We propose a random effects panel data model with both spatially correlated error components and spatially lagged dependent variables. We focus on diagnostic testing procedures and derive Lagrange multiplier (LM) test statistics for a variety of hypotheses within this model. We first construct the joint LM test for both the individual random effects and the two spatial effects (spatial error correlation and spatial lag dependence). We then provide LM tests for the individual random effects and for the two spatial effects separately. In addition, in order to guard against local model misspecification, we derive locally adjusted (robust) LM tests based on the Bera and Yoon principle (Bera and Yoon, 1993). We conduct a small Monte Carlo simulation to show the good finite sample performances of these LM test statistics and revisit the cigarette demand example in Baltagi and Levin (1992) to illustrate our testing procedures. Full article
(This article belongs to the Special Issue Spatial Econometrics)
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Article
Forecasting Interest Rates Using Geostatistical Techniques
Econometrics 2015, 3(4), 733-760; https://doi.org/10.3390/econometrics3040733 - 09 Nov 2015
Cited by 3 | Viewed by 3463
Abstract
Geostatistical spatial models are widely used in many applied fields to forecast data observed on continuous three-dimensional surfaces. We propose to extend their use to finance and, in particular, to forecasting yield curves. We present the results of an empirical application where we [...] Read more.
Geostatistical spatial models are widely used in many applied fields to forecast data observed on continuous three-dimensional surfaces. We propose to extend their use to finance and, in particular, to forecasting yield curves. We present the results of an empirical application where we apply the proposed method to forecast Euro Zero Rates (2003–2014) using the Ordinary Kriging method based on the anisotropic variogram. Furthermore, a comparison with other recent methods for forecasting yield curves is proposed. The results show that the model is characterized by good levels of predictions’ accuracy and it is competitive with the other forecasting models considered. Full article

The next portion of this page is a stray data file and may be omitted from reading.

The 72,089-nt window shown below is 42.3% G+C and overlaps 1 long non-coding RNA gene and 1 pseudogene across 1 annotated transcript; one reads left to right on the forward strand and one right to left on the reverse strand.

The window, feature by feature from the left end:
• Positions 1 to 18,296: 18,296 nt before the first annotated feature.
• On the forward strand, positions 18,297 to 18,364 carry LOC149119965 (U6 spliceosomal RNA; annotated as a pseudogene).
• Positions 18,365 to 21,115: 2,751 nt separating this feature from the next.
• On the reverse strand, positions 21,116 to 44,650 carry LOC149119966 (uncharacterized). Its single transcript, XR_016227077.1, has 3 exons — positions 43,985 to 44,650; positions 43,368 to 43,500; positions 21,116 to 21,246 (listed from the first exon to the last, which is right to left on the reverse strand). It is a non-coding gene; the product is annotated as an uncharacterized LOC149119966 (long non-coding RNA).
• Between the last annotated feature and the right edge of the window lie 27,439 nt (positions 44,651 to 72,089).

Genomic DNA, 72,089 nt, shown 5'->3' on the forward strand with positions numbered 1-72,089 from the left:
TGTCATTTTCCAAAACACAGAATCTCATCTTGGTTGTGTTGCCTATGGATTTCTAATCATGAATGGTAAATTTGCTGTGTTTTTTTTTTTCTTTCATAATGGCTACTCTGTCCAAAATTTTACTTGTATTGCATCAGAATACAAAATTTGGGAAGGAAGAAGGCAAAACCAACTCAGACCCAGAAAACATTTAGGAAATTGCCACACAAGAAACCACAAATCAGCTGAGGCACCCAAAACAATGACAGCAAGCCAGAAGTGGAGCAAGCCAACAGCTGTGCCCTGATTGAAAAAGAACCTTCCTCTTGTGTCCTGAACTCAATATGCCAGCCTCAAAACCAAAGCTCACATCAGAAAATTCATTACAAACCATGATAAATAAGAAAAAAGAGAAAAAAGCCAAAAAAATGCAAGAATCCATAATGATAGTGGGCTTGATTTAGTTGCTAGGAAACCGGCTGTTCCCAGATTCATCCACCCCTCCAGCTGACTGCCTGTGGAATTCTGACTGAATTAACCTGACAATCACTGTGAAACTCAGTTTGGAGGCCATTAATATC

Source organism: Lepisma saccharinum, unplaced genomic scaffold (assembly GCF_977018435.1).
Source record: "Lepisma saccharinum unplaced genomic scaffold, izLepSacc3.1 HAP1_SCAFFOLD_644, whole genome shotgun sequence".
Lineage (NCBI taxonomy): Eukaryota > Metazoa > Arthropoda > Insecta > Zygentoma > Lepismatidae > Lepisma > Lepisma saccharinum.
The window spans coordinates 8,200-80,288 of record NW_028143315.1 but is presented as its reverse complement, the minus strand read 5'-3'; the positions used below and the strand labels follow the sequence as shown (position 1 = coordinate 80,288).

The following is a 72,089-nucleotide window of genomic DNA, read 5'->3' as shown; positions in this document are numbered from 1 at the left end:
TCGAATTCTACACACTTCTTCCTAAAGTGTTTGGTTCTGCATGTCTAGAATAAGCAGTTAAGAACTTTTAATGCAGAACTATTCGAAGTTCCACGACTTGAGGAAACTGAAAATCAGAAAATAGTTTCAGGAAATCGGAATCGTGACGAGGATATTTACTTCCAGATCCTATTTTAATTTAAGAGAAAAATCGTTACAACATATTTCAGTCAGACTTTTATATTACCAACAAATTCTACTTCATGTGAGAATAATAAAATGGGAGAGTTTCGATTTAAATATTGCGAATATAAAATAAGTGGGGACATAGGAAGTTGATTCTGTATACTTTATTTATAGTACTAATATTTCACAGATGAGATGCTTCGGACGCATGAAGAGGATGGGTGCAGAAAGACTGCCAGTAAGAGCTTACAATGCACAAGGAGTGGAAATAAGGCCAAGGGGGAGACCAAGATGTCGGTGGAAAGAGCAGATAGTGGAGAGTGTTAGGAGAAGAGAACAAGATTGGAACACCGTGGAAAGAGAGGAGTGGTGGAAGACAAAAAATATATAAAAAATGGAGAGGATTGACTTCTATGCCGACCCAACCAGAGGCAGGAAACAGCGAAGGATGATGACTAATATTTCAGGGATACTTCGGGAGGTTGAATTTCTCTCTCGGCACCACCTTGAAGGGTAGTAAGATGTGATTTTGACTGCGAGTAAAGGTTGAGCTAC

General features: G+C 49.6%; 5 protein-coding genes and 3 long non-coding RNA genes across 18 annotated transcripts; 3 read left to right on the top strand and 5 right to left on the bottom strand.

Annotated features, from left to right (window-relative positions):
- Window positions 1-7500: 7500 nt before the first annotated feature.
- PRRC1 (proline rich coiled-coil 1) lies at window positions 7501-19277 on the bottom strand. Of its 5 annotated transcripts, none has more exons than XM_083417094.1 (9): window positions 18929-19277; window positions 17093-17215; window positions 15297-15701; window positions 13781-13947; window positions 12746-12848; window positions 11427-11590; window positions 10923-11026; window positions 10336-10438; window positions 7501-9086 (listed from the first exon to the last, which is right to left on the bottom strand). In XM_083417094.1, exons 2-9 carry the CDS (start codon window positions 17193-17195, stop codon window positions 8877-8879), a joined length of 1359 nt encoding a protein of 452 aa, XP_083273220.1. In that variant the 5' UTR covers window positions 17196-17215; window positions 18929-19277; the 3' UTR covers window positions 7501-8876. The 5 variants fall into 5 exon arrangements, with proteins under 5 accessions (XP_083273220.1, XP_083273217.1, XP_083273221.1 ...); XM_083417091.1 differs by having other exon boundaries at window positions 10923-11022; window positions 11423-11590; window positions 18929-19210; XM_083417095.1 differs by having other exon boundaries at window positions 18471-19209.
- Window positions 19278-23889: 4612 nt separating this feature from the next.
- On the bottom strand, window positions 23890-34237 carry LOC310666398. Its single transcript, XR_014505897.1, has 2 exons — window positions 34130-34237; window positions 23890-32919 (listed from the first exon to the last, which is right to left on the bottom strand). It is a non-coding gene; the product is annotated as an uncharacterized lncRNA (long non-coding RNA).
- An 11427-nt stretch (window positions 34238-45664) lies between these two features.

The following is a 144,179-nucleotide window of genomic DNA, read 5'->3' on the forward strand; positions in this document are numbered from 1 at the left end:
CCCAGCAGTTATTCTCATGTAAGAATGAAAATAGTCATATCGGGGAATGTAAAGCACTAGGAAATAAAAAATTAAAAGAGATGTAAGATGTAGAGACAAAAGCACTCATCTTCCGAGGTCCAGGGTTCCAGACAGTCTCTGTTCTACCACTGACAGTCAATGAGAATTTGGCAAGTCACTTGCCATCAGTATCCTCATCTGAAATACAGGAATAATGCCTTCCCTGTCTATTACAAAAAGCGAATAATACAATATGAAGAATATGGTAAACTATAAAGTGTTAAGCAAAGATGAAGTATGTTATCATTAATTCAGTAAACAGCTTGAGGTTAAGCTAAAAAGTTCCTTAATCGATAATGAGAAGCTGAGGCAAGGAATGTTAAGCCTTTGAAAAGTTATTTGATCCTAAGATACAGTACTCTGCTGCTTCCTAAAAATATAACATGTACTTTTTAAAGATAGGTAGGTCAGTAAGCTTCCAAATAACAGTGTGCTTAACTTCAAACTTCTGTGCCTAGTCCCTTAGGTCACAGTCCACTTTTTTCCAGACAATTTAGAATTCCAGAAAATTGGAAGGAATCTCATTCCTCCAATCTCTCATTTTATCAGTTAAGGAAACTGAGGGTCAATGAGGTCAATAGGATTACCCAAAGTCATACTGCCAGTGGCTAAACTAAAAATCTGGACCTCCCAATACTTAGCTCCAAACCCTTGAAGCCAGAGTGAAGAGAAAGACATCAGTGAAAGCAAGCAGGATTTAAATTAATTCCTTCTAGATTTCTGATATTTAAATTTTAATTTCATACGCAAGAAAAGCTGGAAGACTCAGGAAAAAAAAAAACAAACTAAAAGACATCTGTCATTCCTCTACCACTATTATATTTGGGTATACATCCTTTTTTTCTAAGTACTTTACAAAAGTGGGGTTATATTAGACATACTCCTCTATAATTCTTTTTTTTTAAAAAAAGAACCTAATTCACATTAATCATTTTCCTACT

(This article belongs to the Special Issue Recent Developments of Financial Econometrics)
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Article
Counterfactual Distributions in Bivariate Models—A Conditional Quantile Approach
Econometrics 2015, 3(4), 719-732; https://doi.org/10.3390/econometrics3040719 - 09 Nov 2015
Viewed by 3002
Abstract
This paper proposes a methodology to incorporate bivariate models in numerical computations of counterfactual distributions. The proposal is to extend the works of Machado and Mata (2005) and Melly (2005) using the grid method to generate pairs of random variables. This contribution allows [...] Read more.